Prince Charles will marry his long-term partner Camilla Parker Bowles on 8 April, Clarence House says.
The ceremony will take place at Windsor Castle and Mrs Parker Bowles will take the title HRH the Duchess of Cornwall.
When the Prince of Wales becomes King, Camilla will not be known as Queen Camilla but as the Princess Consort, Clarence House added.
The move will end years of speculation on a relationship which has spanned the decades since they first met in 1971.
The Queen and the Duke of Edinburgh have given the Prince of Wales and Mrs Parker Bowles their "warmest good wishes for their future together", Buckingham Palace said
Charles was married to Diana, Princess of Wales, who died in a car crash in 1997.
The princess famously referred to Mrs Parker Bowles as one of the contributing factors in the breakdown of her marriage to Charles.
The couple, who had two sons - princes William and Harry - had divorced when Diana died in Paris, eight years ago.
Conservative leader Michael Howard said he was "delighted" at the news, but Downing Street has refused to comment until a full statement is released by Clarence House.
Mrs Parker Bowles' current position has meant that her status was dogged with problems, including her seating at social functions away from her partner.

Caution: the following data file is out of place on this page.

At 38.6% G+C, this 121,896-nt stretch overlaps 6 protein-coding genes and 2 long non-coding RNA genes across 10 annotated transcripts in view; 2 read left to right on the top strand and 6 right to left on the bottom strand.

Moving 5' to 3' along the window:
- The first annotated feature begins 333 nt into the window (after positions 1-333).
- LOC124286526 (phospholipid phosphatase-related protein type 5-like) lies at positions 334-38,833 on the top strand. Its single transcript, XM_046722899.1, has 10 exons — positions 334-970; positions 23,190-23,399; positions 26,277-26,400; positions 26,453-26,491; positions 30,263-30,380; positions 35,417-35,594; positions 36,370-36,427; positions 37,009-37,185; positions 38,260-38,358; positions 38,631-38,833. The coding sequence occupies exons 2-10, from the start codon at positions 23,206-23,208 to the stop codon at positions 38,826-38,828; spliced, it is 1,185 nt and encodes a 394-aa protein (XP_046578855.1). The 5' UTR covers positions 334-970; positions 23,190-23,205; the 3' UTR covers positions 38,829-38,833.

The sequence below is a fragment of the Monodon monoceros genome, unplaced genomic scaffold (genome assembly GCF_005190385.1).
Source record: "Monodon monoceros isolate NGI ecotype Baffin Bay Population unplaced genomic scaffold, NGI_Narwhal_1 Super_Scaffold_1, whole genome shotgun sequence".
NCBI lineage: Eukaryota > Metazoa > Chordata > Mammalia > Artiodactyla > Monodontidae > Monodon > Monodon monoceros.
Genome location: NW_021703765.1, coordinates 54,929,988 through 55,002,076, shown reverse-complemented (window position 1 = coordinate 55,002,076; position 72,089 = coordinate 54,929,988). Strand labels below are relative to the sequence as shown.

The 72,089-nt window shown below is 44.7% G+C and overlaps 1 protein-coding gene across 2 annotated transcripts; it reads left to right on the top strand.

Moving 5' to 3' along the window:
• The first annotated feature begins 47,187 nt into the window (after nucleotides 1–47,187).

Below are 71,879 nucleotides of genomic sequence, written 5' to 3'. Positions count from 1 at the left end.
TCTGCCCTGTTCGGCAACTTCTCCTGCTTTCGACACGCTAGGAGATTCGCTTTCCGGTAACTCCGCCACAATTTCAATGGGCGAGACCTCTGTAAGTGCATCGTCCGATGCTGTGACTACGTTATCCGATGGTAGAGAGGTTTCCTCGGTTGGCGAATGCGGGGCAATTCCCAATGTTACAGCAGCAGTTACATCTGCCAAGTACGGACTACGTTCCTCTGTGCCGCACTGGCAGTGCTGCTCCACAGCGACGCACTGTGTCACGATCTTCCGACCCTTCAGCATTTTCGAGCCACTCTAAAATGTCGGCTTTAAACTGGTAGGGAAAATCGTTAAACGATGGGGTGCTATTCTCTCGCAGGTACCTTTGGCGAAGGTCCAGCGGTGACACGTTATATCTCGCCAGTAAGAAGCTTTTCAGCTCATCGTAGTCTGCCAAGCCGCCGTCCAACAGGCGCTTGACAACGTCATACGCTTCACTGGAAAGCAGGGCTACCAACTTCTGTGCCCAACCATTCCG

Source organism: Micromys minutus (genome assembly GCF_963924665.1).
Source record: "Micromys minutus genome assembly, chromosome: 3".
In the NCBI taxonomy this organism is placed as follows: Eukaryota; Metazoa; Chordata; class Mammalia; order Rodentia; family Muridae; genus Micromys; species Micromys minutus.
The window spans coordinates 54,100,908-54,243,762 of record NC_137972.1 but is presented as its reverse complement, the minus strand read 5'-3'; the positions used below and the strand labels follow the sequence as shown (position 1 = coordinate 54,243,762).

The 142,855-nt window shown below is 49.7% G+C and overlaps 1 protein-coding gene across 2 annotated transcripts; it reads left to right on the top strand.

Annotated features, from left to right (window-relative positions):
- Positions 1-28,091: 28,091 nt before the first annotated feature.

Last June, Mrs Parker Bowles was mentioned in the Prince's accounts, which marked a new realm of acceptance.
The marriage is likely to be a sensitive issue because Mrs Parker Bowles is divorced and her former husband is still alive.
If he became king, Charles would be the supreme governor of the Church of England and some Anglicans remain opposed to the remarriage of divorcees.
The church is officially neutral on the issue, but former Archbishop of Canterbury George Carey recently urged the couple to marry.
BBC Royal Correspondent Nicholas Witchell said: "This is a step not without considerable risk by the Royal Family.
"They will be watching very carefully to see how public opinion unfolds."
He said the prospect of Mrs Parker Bowles taking on a subsidiary title like Duchess of Cornwall, but not becoming Princess of Wales and then Queen was "not as easy as it sounds".
"There would have to be primary legislation to achieve such a result as that. Not only in this country but in all the other countries in which the Prince of Wales will supposedly be king," he added.
Last year, a poll indicated that more Britons support Prince Charles marrying Camilla Parker Bowles than oppose it.
Of those who responded to a Populus poll, 32% said they would support Charles if he remarried, while 29% were opposed.
However, most people - 38% - said they did not care, while 2% had no opinion.
Mrs Parker Bowles has joined the Prince at numerous engagements in recent years - mostly at evening events for The Prince's Trust.
Clarence House staff were at pains to point out that she attended these events in a private capacity.
But the impending wedding will now allow her to be at the Prince's side full-time in an official capacity.